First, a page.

How to Add New Worker Node to Existing Kubernetes Cluster

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This post will show you how to add new additional worker nodes to existing kubernetes cluster without disturbing running application pods.

If you are new to kubernetes and want to learn about kubernetes from basics, Refer the below links to understand this topic from basics and also you can checkout our all tutorial videos on YouTube for free.

What is Kubernetes - Learn Kubernetes from Basics
How to Install Kubernetes on Linux (RedHat / CentOS)
How to Install Kubernetes On Ubuntu 16.04 LTS
How to Create Kubernetes Deployment, Services & Pods Using Kubectl
How to Create Kubernetes YAML for Deployment, Service & Pods
Kubernetes Volumes Explained with Examples
Kubernetes Persistent Volumes and Claims Explained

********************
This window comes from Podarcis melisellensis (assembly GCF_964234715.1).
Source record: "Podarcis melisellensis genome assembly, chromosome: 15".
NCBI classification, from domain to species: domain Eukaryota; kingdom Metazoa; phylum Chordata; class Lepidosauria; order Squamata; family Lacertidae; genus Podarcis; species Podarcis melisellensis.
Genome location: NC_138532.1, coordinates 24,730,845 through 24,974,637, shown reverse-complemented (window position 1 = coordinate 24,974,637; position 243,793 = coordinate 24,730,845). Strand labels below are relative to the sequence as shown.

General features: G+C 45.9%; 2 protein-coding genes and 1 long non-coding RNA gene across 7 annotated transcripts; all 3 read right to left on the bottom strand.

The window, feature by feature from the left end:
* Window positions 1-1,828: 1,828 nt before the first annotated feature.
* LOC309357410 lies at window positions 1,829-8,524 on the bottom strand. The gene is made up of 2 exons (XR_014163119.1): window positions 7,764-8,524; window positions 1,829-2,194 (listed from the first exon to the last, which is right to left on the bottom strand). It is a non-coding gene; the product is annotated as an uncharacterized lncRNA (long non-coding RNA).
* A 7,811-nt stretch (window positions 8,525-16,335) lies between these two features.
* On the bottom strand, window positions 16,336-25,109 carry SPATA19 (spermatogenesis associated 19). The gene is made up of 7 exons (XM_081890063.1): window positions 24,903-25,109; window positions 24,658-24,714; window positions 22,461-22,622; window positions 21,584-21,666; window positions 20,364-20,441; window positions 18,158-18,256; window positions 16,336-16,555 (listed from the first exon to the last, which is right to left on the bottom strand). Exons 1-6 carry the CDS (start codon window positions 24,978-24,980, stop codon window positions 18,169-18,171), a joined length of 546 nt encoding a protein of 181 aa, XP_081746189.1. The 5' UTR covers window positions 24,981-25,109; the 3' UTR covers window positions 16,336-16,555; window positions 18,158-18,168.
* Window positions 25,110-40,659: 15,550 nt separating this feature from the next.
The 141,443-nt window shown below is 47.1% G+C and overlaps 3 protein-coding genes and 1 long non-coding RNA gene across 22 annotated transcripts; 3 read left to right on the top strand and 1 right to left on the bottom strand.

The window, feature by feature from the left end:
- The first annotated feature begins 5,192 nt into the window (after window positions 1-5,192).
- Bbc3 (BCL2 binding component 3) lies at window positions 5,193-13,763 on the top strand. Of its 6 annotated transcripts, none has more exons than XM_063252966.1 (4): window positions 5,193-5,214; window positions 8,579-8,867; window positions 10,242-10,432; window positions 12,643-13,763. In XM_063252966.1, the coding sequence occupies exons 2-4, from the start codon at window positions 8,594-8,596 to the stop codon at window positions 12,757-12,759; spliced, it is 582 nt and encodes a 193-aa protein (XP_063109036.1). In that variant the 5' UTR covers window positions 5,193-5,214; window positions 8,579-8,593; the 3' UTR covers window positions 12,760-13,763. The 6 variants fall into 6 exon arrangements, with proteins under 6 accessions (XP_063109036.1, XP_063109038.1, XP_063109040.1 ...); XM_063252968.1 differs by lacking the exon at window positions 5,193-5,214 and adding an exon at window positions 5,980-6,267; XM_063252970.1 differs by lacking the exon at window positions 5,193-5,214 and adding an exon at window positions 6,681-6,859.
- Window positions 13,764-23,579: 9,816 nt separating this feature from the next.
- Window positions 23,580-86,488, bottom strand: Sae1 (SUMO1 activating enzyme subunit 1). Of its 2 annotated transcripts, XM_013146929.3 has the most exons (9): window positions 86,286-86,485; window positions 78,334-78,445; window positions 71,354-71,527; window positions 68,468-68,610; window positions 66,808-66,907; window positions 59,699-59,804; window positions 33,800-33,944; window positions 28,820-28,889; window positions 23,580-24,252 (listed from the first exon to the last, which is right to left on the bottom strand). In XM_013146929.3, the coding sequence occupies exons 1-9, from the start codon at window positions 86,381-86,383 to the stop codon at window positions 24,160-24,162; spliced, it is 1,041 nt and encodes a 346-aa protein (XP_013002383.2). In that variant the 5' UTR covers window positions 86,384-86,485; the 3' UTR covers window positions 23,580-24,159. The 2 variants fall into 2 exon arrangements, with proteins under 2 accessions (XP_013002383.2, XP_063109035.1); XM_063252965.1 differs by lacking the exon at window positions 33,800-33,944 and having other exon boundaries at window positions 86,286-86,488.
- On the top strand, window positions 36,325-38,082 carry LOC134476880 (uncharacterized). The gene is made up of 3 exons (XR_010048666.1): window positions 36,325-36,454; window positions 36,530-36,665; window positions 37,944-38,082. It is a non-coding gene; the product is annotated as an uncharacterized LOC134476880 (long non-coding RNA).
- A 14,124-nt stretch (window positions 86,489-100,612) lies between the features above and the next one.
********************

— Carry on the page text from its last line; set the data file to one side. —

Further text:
how to add new worker node to existing kubernetes cluster

Prerequisites of new worker nodes:
1. A New Node with Minimum 2 CPU's with 4Gb Memory is required. Operating system should be installed and ready for the setup, i used Ubuntu 16.04 LTS - 64 Bit.
2. Make sure kubernetes master and new worker node is reachable between each other.
3. Kubernetes doesn't support "Swap". So Disable Swap on new node using below command and also to make it permanent comment out the swap entry in /etc/fstab file.
sudo swapoff -a
4. Internet must be enabled on new node, because required packages will be downloaded from official repository.

Get the Joining Token first from Kubernetes Master Node
Log in to Kubernetes Master node and get the joining token as below.
user1@kubernetes-master:~$ kubeadm token list
If no join token is available, generate new join token using kubeadm command.
user1@kubernetes-master:~$ kubeadm token create --print-join-command
W0331 13:10:57.055398   12062 configset.go:202] WARNING: kubeadm cannot validate component configs for API groups [kubelet.config.k8s.io kubeproxy.config.k8s.io]